Richard Scarry’s Naughty Bunny is a children’s book, published by Golden Press, Sydney, in 1974, by arrangement with Western Publishing Company. It seems an innocent tale of a cute but naughty bunny. Make no mistake, at work here is a hidden political agenda, responsible for influencing and corrupting the minds and perspectives of a generation of children. If you have ever asked yourself why children who grew up in the 70s are bizarre, crazed and sinister, why the hallmark of the age is a revolution against common sense, this is why.
Never judge a book by its cover, but in this case do. The agenda is clear from the outset. Here we see Little Bunny. Like American Rvolutionary General, George Washington, he has just cut down the cherry tree. Little Bunny is no Libertarian Slave Owner, however. Clearly he is wearing a Russian sailor’s uniform, the collar bedecked with Soviet Communist Star insignias. A saboteur disguised by cuteness. The smirk on his face, an expression of unabashed glee at his misdeed. This bunny, unlike Washington, can and will tell a lie to suit his nefarious purpose.
If the wall is the canvas of revolution, and graffiti its art form, clearly, the writing is on the wall, in big, crayony letters. Ears back like a ghetto gangster, Naughty Bunny wields his weapons both handed.
While his father consumes both pap for breakfast and the pap propaganda of the Newspaper, which clearly declares ‘the enemy is winning’, that the race is to the slow, to keep him in fear, Naughty Bunny agitates. He overturns the cereal, he spills the milk. Does he cry over it? No. The time to rise up is now.
Your bribery holds little savor, Fascist! Cries Naughty Bunny, and gives a mock salute. Inside, he pumps up the volume. Mother, throw down your broom and listen to the tiger roar!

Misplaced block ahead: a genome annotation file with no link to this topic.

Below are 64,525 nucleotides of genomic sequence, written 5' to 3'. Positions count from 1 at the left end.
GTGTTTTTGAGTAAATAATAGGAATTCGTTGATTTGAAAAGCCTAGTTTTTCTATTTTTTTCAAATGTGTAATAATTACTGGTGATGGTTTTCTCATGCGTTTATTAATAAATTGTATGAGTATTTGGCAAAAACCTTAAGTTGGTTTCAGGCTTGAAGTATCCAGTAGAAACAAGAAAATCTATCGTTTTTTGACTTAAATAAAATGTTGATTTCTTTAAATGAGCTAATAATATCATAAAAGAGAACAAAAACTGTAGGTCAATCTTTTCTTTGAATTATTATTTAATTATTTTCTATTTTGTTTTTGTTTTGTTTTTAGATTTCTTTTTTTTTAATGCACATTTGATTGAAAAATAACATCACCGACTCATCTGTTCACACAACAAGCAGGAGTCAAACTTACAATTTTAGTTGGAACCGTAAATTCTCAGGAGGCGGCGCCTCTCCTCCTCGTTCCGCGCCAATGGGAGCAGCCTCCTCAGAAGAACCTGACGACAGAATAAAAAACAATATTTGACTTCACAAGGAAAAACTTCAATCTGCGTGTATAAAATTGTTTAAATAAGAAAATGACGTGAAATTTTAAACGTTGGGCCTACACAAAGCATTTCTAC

Here Naughty Bunny has drawn the Russian Bear on the wall, and been beaten by his oppressors. Uncowed, he casts the symbols of American Capitalism, the football, the baseball, the cowboy hat, the pollution and waste of the oil lamp, the skewed vanity of mirrors, into disarray, while defiantly flying the red kite of freedom.
Here is Naughty Bunny, daubing the factory in the red banners of Anarchism and Socialism. Rise up you workers! He cries, and leads the proletariat from forced labour and imprisonment to freedom. Let the egg consuming classes tremble at revolution, we have nothing to lose but our chains!
The oppressors have bribed Naughty Bunny with brightly coloured paints. While mother extracts kisses with the threat of a rolling pin, and they sit down, like all Capitalists, to consume the flesh of a slain worker, Naughty Bunny contemplates how to turn the tables. As Pablo Picasso said, Every child is an artist. The problem is how to remain an artist once he grows up.
And finally, Naughty Little Bunny, agitator and graffitist, has turned the opium of the masses against the oppressors. As Picasso said, There ought to be an absolute dictatorship…a dictatorship of painters…a dictatorship of one painter…to suppress all those who have betrayed us, to suppress the cheaters, to suppress the tricks, to suppress mannerisms, to suppress charms, to suppress history, to suppress a heap of other things. But common sense always gets away with it. Above all, let’s have a revolution against that!